the elements of IJ are sums of elements of the form xy, where x is in I, y is in J (just elements of R of the form xy aren't "enough" to form an ideal, as such elements may not be closed under addition).
to prove IJ ⊆ I∩J we need to show that every element of IJ is both in I, AND in J.
so suppose r is in IJ.
then r = x1y1+...+xnyn, where xk is in I, and yk is in J, for each k = 1,2,..,n.
since I is an ideal, xk in I, means xkyk is in I, for each k. since ideals are closed under addition, the sum over k of xkyk is likewise in I.
thus r is in in I.
a similar line of reasoning (based on the fact that J is an ideal) shows r is likewise in J, hence r is in I∩J. that's all there is to it (it's really quite simple).
for examples, it's often good to look at rings you are familiar with.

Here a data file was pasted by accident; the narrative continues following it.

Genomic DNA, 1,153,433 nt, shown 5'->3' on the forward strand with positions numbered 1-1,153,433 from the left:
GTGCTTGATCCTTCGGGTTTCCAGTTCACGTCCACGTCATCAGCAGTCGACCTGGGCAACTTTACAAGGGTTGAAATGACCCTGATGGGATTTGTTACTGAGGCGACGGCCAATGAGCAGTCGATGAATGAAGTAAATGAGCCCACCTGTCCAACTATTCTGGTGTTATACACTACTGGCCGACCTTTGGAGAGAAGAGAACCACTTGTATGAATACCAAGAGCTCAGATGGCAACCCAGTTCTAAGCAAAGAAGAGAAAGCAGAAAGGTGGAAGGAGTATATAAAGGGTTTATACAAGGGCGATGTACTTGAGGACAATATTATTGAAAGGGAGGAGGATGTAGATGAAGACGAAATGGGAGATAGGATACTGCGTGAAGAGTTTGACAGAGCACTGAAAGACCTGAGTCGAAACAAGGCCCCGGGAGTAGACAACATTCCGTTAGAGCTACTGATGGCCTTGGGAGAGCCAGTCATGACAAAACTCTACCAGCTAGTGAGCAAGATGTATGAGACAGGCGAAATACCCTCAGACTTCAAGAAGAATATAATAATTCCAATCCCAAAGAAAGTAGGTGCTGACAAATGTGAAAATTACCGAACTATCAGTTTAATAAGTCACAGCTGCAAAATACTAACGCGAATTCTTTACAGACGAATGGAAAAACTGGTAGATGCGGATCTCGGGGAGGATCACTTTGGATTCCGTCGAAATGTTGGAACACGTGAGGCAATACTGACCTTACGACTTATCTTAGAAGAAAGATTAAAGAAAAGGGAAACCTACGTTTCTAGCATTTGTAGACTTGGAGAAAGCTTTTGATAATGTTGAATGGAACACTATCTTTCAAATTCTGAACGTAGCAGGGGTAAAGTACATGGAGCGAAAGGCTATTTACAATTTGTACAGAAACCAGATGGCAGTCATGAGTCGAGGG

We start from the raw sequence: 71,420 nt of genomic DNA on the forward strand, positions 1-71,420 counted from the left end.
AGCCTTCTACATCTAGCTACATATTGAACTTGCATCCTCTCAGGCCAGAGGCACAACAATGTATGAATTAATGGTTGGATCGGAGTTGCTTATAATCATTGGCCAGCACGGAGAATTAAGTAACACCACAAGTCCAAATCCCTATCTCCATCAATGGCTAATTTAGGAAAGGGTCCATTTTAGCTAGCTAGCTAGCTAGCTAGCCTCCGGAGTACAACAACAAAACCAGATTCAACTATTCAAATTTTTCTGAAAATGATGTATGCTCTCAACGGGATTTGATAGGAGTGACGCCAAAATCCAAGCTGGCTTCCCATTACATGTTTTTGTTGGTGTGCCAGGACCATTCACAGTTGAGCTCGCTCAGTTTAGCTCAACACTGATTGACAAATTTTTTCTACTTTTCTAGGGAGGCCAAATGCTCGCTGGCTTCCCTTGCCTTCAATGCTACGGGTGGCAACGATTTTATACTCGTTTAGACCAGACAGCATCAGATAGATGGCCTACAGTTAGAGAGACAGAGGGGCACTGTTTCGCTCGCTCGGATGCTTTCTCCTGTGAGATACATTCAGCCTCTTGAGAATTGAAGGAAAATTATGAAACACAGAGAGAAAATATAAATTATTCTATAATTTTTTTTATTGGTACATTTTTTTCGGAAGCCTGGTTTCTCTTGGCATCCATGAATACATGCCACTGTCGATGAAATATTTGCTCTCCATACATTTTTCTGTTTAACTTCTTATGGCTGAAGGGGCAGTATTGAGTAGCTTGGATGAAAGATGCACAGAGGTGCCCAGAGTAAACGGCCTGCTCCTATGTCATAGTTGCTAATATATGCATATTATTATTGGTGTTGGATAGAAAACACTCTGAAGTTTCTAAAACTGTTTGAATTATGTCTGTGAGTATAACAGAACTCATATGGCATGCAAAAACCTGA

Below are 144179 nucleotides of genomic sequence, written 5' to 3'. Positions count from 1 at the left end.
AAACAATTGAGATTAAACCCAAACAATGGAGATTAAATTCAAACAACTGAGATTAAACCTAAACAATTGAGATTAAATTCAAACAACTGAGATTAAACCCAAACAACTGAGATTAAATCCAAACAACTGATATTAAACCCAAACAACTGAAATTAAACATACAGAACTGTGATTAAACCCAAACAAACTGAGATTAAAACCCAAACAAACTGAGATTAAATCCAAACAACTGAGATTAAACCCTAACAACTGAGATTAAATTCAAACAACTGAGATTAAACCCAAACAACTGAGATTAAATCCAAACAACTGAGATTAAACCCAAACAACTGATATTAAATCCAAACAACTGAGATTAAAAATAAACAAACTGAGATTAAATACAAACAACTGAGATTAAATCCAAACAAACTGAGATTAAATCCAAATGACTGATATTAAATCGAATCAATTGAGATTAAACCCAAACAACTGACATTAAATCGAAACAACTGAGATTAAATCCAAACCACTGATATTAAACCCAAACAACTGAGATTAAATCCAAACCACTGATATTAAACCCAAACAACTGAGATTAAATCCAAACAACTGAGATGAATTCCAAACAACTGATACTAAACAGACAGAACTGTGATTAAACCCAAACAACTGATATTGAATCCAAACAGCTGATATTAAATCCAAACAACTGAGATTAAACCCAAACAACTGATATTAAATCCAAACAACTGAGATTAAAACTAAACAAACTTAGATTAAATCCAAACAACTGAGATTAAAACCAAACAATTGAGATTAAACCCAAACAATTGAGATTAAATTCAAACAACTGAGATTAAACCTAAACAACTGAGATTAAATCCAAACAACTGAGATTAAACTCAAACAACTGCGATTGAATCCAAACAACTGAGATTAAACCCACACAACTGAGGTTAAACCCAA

in the ring of integers, an ideal is of the form (m), for some integer m (since Z is a principal ideal domain). the ideal (m)(n) is thus all integers of the form Σk(akm)(bkn).
such a sum can be written as (mn)Σk (akbk), so clearly every element of (m)(n) is in (mn).
also we have mn = (1*m)(1*n), so (mn) is contained in (m)(n). so in Z, (m)(n) = (mn).
however, in Z, (m)∩(n) = (lcm(m,n)), so if gcd(m,n) > 1, this is strictly larger than (mn).
for example, take m = 6, n= 15. then (6)(15) = (90), whereas (6)∩(15) = (30). it is clear that 30 is in (6) (as 5*6) and in (15) (as 2*15), so 30 is clearly in (6)∩(15).
suppose we could write 30 = (6a1)(15b1) +....+(6ak)(15bk) = 90(a1b1+...+akbk)
since 90 (= 6*15) divides every term of the RHS, 90 must divide the sum, and thus 90 divides 30, which is clearly a contradiction.